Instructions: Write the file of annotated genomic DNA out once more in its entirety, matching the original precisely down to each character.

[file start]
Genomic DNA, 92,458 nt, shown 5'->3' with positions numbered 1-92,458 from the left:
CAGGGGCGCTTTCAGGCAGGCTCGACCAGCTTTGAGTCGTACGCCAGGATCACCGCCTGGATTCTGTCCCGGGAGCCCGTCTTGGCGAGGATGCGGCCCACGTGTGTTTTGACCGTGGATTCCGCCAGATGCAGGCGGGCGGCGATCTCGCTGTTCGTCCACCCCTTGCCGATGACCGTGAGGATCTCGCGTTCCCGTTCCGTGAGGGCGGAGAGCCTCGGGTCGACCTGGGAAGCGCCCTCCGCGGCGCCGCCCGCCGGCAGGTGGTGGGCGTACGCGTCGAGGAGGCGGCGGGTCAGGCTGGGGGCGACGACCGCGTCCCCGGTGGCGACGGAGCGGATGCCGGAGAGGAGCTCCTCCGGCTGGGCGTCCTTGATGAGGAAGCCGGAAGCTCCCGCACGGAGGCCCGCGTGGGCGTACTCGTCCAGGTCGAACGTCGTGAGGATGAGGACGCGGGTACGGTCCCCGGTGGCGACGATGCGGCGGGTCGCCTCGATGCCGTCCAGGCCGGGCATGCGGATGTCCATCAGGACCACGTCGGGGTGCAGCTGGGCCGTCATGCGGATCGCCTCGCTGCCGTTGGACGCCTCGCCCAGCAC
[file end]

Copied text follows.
Genomic DNA, 92,458 nt, shown 5'->3' with positions numbered 1-92,458 from the left:
CAGGGGCGCTTTCAGGCAGGCTCGACCAGCTTTGAGTCGTACGCCAGGATCACCGCCTGGATTCTGTCCCGGGAGCCCGTCTTGGCGAGGATGCGGCCCACGTGTGTTTTGACCGTGGATTCCGCCAGATGCAGGCGGGCGGCGATCTCGCTGTTCGTCCACCCCTTGCCGATGACCGTGAGGATCTCGCGTTCCCGTTCCGTGAGGGCGGAGAGCCTCGGGTCGACCTGGGAAGCGCCCTCCGCGGCGCCGCCCGCCGGCAGGTGGTGGGCGTACGCGTCGAGGAGGCGGCGGGTCAGGCTGGGGGCGACGACCGCGTCCCCGGTGGCGACGGAGCGGATGCCGGAGAGGAGCTCCTCCGGCTGGGCGTCCTTGATGAGGAAGCCGGAAGCTCCCGCACGGAGGCCCGCGTGGGCGTACTCGTCCAGGTCGAACGTCGTGAGGATGAGGACGCGGGTACGGTCCCCGGTGGCGACGATGCGGCGGGTCGCCTCGATGCCGTCCAGGCCGGGCATGCGGATGTCCATCAGGACCACGTCGGGGTGCAGCTGGGCCGTCATGCGGATCGCCTCGCTGCCGTTGGACGCCTCGCCCAGCAC